Block out an hour each day for a visit to NMC’s fitness center or for some other form of activity, like a walk or run on a nearby trail.
- Make time for friends. Whether you’re going to the movies or just hanging out in your apartment, spending time with your friends at NMC can be a great way to decompress after a long week in the classroom.
A college education is an important investment in your future. Paying for college, however, can be very intimidating. But before you say to yourself, “I can’t afford to go to a private college,” you should explore all of the opportunities that exist to help you pursue your education. At Nebraska Methodist College, students have a number of financial aid options.
Applying for scholarships should be one of your top priorities in paying for college. Scholarships, which are offered by numerous groups and organizations, are free investments in your education. You don’t have to pay them back, and there is no limit to how many you can apply for. Whether you are an incoming or current student, you should always keep your eyes peeled for new scholarship opportunities.
Grants are another type of free money to help you pay for college. Most grants are based on a student's need, which is determined by the Free Application for Federal Student Aid (FAFSA) results. This is why filling out and submitting your FAFSA is so important. Every student should fill out a FAFSA to ensure they aren’t missing out on assistance they could receive.
Federal work study is an opportunity to supplement your finances while you’re going to school. Students participating in federal work study typically work 10 hours a week in an on-campus position or college-related community program. The total hours a student can work is determined by the student’s need based on their FAFSA.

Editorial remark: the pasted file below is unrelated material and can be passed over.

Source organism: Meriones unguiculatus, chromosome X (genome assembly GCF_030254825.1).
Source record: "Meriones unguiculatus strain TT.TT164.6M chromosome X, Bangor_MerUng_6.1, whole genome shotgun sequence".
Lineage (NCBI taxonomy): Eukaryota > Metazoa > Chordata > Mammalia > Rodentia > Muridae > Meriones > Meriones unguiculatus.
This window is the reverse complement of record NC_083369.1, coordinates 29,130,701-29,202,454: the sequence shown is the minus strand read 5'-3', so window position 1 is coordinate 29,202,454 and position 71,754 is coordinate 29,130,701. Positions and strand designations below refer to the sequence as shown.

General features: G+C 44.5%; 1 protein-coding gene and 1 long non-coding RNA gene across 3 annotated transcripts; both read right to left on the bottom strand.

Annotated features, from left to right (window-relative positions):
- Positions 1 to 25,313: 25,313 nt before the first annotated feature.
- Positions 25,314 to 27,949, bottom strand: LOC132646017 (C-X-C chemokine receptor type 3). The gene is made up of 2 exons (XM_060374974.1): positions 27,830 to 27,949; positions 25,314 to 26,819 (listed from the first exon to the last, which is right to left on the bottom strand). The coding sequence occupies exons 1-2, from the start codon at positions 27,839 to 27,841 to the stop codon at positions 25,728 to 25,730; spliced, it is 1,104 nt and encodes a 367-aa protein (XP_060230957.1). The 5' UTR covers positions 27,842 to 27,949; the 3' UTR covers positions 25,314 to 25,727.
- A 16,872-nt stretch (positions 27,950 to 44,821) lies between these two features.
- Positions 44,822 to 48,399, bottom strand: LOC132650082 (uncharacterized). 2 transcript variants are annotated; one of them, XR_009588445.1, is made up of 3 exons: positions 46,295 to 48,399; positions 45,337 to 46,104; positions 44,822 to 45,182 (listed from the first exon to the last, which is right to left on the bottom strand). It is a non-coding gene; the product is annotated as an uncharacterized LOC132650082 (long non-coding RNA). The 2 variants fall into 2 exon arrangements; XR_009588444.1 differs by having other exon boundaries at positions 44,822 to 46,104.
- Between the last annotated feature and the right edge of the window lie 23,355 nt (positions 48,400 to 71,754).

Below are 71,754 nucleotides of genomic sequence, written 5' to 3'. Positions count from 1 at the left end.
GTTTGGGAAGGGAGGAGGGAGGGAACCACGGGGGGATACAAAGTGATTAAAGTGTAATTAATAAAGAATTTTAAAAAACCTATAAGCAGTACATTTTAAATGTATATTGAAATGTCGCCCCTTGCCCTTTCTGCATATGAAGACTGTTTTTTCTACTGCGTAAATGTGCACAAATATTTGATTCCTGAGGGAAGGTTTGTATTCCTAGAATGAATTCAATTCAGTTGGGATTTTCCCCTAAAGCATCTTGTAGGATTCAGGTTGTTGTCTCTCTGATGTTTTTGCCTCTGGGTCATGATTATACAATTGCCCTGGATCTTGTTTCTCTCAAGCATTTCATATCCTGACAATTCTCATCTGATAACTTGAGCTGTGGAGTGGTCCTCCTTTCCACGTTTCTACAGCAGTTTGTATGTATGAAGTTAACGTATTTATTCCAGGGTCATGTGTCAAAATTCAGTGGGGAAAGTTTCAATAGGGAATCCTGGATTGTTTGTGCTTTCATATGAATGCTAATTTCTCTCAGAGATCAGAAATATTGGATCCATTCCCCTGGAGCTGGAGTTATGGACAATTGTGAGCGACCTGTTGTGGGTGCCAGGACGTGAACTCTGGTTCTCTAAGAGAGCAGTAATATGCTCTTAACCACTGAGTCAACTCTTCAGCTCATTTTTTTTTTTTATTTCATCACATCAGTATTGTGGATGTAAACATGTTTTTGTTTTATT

After applying for scholarships and grants, student loans are an opportunity for students to finance the remainder of their educational expenses. Student loans have to be repaid, and not all student loans are created equal. Students should first apply for federal student loans before considering private or alternative loans. Federal student loans offer better terms and conditions than private loans, which typically have higher interest rates and loan fees.
Nebraska Methodist College’s Business Office also offers a monthly payment plan, which allows students to pay off their balance over the course of the semester rather than up front. Nebraska Methodist College also accepts VA educational benefits. Registrar Melinda Stoner is the VA Certifying Official at the college.
Penny James, Director of Financial Aid at Nebraska Methodist College offers these tips to students seeking assistance in paying for college:
File your FAFSA each year to be considered for federal financial aid. Also, don’t ever pay a fee to file the FAFSA. It is a free application.
If you take out loans, don’t borrow more than what you need. Develop a budget and be willing to make sacrifices in the short term to minimize borrowing and long-term debt.
Read the instructions and fine print regarding your financial aid. Ask questions if there is anything you don’t understand.